The intricacies of how basal ganglia activity leads to the facilitation of movement are still a bit unclear, but one popular hypothesis (which I’ll call the direct/indirect model for reasons that will be made clear below) suggests that there are different pathways in the basal ganglia that promote and inhibit movement, respectively. The direct/indirect model is centered around connections the basal ganglia (specifically the globus pallidus and substantia nigra) form with neurons in the thalamus. These thalamic neurons in turn project to the motor cortex (an area of the brain where many voluntary movements originate) and can stimulate movement via these connections. The basal ganglia, however, continuously inhibit the thalamic neurons, which stops them from communicating with the motor cortex—inhibiting movement in the process.
According to the direct/indirect model, when a movement is desired, a signal to initiate the movement is sent from the cortex to the basal ganglia, typically arriving at the caudate or putamen (which are referred to collectively as the striatum). Then, the signal follows a circuit in the basal ganglia known as the direct pathway, which leads to the silencing of neurons in the globus pallidus and substantia nigra. This frees the thalamus from the inhibitory effects of the basal ganglia and allows movement to occur.
There is also a circuit within the basal ganglia called the indirect pathway, which involves the subthalamic nucleus and leads to the increased suppression of unwanted movements. It is thought that a balance between activity in these two pathways may facilitate smooth movement.
Again, this is just one perspective on basal ganglia function, and despite the importance the basal ganglia are thought to have in movement, there is still much we need to learn to fully understand their contribution to it. We can see the importance of the basal ganglia to movement, however, when we look at cases where the basal ganglia have been damaged. In Parkinson's disease, for example, dopaminergic neurons of the substantia nigra degenerate. When this happens, the ability of the basal ganglia to inhibit contradictory movements is affected. This may cause individuals with Parkinson's disease to have difficulty initiating movements, resulting in some of the symptoms associated with Parkinson's disease like rigidity and slow movement.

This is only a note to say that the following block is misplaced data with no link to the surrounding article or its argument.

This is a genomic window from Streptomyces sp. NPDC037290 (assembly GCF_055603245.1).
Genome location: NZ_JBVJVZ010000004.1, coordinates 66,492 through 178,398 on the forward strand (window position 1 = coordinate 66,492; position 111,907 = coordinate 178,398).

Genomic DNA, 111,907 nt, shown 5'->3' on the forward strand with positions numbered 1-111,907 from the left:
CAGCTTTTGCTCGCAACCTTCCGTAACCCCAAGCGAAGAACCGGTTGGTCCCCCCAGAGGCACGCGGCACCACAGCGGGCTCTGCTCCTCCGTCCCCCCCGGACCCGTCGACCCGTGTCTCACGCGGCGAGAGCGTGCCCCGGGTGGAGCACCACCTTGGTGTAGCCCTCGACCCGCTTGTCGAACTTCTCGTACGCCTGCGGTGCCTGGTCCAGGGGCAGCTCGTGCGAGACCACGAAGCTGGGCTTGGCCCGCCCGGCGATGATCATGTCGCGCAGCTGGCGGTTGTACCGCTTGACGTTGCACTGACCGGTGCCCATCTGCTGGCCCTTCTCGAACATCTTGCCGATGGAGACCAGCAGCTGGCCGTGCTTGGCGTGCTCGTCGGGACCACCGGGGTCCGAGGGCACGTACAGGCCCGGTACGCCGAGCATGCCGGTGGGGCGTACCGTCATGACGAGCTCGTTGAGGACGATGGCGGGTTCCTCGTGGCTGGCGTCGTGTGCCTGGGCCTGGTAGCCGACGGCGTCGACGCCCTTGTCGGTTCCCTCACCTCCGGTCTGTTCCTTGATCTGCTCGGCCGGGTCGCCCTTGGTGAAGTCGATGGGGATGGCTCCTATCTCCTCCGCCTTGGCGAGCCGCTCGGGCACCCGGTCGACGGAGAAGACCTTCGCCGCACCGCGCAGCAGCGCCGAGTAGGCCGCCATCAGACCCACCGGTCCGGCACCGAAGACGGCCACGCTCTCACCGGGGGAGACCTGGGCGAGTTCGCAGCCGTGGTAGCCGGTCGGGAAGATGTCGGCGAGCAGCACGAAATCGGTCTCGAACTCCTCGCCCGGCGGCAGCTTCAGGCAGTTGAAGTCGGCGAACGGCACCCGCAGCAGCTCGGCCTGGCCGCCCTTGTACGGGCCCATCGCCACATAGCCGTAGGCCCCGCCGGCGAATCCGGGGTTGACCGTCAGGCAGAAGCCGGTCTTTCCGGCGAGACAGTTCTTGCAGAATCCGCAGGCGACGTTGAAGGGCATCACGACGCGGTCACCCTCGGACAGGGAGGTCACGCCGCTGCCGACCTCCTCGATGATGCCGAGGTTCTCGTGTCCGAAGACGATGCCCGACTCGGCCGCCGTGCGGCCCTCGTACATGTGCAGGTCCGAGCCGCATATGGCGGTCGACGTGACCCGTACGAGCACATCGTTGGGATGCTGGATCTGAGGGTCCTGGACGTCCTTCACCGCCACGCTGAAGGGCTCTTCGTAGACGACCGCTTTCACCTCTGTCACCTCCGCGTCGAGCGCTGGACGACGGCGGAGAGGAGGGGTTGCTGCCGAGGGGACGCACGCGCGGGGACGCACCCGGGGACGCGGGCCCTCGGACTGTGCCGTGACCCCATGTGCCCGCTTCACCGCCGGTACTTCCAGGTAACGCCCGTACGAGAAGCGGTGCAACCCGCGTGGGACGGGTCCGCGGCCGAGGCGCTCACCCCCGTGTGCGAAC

On the other hand, in a disorder like Huntington's disease, degeneration of basal ganglia circuits causes the inhibitory capabilities of the basal ganglia to be diminished. This may lead to the excessive activation of movement-related circuits, causing the jerky and writhing involuntary movements seen in Huntington's disease.
A balance between the ability to inhibit and facilitate movement is critical to making normal, smooth movements, and the proper functioning of the basal ganglia is essential to maintaining that balance. The basal ganglia, however, are also thought to have roles in habitual behavior, emotion, and cognition. Thus, in addition to movement disorders, the basal ganglia are also being investigated in attempts to understand disorders like Tourette's syndrome, schizophrenia, and obsessive-compulsive disorder.
Purves D, Augustine GJ, Fitzpatrick D, Hall WC, Lamantia AS, McNamara JO, White LE. Neuroscience. 4th ed. Sunderland, MA. Sinauer Associates; 2008.